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Russia

Section 1. Respect for the Integrity of the Person

b. Disappearance

There were reports of disappearances perpetrated by or on behalf of government authorities.  Enforced disappearances for both political and financial reasons continued in the North Caucasus.  According to the August 2020 report of the UN Working Group on Enforced or Involuntary Disappearances, there were 896 outstanding cases of enforced or involuntary disappearances in the country.

There were reports that police committed enforced disappearances and abductions during the year.

Security forces were allegedly complicit in the kidnapping and disappearance of individuals from Central Asia, whose forcible return was apparently sought by their governments (see section 2.f., Protection of Refugees).

There were continued reports of abductions and torture in the North Caucasus, including of political activists, LGBTQI+ persons, and others critical of Chechnya head Kadyrov.  For example, in September 2020 Salman Tepsurkayev, a 19-year-old Chechen activist and moderator of 1ADAT, a social media channel that was highly critical of Kadyrov, was kidnapped and subjected to abuse and humiliation in a disturbing video, reportedly by officers of the Akhmat Kadyrov Post and Patrol Service Regiment of the Chechen Police.  Media outlets reported in January that the Investigative Committee of Gelendzhik in Krasnodar Kray opened an investigation into Tepsurkayev’s disappearance.  As of December, however, Tepsurkayev’s whereabouts were unknown.  On October 19, the ECHR found Russian state agents responsible for the disappearance and torture of Tepsurkayev and ordered the Russian Federation to pay 26,000 euros ($29,900) in compensation.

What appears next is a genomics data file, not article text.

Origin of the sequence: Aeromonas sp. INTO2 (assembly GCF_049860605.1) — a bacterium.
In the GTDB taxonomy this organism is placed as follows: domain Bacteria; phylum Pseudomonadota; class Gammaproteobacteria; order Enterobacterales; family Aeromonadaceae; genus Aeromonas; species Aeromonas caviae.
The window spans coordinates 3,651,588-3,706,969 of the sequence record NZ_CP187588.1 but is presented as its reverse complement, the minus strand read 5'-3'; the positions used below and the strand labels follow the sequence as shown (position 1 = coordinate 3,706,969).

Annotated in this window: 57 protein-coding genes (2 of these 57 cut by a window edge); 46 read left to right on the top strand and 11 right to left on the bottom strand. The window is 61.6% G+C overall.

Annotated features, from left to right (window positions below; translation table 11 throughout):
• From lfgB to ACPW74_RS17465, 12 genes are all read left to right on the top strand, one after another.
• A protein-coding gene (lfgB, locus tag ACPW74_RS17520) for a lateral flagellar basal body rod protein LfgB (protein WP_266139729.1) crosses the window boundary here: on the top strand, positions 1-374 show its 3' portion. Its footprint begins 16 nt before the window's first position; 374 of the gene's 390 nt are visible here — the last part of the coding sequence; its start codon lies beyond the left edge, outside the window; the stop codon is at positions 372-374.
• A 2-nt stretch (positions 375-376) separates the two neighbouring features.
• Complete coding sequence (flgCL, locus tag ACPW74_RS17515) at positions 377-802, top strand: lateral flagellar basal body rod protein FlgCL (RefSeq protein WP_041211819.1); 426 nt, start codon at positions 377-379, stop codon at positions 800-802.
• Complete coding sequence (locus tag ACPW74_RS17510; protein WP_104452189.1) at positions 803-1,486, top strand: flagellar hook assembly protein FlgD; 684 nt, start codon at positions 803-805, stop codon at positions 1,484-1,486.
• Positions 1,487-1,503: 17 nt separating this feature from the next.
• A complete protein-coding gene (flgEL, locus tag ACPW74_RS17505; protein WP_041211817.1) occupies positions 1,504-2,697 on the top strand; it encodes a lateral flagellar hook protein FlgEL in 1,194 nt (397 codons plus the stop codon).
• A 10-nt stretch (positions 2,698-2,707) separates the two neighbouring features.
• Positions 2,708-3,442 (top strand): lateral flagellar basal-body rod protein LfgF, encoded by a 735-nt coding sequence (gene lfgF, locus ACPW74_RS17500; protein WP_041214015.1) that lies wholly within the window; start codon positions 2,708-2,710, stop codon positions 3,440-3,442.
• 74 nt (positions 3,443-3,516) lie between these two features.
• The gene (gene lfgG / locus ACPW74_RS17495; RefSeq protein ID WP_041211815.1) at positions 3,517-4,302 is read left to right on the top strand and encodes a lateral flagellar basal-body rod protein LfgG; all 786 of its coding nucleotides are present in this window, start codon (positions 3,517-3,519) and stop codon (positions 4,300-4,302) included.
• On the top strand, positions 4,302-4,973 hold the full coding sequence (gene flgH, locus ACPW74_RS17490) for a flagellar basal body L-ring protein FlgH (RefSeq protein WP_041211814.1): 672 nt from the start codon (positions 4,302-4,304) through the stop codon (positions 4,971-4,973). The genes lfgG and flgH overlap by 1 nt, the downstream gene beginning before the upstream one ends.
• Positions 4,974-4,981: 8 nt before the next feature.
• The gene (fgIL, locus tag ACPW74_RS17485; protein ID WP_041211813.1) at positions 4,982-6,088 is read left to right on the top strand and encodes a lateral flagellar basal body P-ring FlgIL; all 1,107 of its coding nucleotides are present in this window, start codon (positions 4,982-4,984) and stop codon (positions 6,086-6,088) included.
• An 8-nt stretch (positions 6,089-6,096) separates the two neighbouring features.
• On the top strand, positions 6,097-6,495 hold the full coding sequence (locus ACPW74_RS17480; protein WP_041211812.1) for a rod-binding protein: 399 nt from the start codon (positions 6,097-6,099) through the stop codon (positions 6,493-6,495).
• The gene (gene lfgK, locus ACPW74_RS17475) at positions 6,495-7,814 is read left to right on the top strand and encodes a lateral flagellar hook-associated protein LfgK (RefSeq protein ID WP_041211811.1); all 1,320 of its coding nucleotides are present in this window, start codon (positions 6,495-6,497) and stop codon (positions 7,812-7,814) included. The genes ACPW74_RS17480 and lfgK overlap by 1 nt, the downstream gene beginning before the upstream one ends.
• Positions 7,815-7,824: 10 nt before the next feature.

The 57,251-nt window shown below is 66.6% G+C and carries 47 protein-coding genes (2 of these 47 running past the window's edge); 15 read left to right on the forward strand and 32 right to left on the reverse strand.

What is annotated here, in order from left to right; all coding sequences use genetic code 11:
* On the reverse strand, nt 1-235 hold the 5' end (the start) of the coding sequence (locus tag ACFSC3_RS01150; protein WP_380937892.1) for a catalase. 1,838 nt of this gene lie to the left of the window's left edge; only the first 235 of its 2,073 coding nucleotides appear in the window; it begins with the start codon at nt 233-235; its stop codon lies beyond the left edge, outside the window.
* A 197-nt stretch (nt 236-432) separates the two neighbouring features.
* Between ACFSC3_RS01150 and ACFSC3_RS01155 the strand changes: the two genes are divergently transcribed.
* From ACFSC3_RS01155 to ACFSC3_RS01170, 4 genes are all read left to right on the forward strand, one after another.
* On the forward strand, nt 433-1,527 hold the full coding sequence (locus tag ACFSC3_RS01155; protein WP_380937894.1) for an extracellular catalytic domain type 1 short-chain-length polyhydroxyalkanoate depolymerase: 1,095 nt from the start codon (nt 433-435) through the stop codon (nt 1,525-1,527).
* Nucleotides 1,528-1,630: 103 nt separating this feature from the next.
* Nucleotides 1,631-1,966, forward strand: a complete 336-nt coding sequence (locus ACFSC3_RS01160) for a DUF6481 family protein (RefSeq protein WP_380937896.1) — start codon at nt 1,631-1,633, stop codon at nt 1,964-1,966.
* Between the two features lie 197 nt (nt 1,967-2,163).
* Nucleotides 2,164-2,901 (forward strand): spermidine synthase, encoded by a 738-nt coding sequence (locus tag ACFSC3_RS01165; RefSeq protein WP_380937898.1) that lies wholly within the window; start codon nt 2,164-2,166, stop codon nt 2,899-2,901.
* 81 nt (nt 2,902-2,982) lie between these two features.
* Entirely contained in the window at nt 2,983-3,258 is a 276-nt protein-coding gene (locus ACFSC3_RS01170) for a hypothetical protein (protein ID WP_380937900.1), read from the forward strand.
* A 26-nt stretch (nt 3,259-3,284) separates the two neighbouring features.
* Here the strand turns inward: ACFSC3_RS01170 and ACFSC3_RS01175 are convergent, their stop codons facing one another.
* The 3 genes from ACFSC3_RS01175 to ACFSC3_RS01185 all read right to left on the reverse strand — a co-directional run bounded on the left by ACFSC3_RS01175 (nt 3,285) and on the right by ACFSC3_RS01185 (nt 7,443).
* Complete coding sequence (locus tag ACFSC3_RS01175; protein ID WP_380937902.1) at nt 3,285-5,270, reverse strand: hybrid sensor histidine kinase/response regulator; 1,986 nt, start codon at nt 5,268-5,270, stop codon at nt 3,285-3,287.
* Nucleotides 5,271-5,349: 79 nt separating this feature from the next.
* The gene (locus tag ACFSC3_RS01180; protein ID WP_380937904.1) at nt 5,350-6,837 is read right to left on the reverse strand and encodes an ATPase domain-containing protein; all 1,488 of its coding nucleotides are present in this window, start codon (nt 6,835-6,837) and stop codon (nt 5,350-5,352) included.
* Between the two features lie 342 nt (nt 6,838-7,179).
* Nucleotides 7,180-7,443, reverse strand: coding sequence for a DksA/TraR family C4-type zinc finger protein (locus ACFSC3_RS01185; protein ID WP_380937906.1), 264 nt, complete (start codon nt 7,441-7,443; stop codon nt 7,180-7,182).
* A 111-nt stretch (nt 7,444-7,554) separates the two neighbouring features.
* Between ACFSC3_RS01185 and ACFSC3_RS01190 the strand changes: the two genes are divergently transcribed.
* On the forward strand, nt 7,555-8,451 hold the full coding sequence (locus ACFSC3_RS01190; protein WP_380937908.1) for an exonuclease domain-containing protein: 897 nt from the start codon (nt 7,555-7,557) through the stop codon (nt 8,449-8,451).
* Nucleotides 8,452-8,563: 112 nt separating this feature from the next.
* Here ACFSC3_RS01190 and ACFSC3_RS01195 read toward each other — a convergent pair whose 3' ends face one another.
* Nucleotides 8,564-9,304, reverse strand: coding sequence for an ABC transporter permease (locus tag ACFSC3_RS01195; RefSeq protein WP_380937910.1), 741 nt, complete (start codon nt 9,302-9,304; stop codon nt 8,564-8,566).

On June 23, the ECHR ordered Russia to pay damages of almost two million euros ($2.3 million) to the relatives of 11 persons, mainly from the ethnic Avar minority, who went missing in Chechnya in 2005 during an operation by a military unit composed of ethnic Chechens.  In its ruling, the ECHR stated that Russia had violated several articles of the European Convention on Human Rights, including the right to life.

There were reports Russia-led forces and Russian occupation authorities in Ukraine engaged in enforced disappearances (see Country Reports on Human Rights Practices for Ukraine).

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The Lessons of 1989: Freedom and Our Future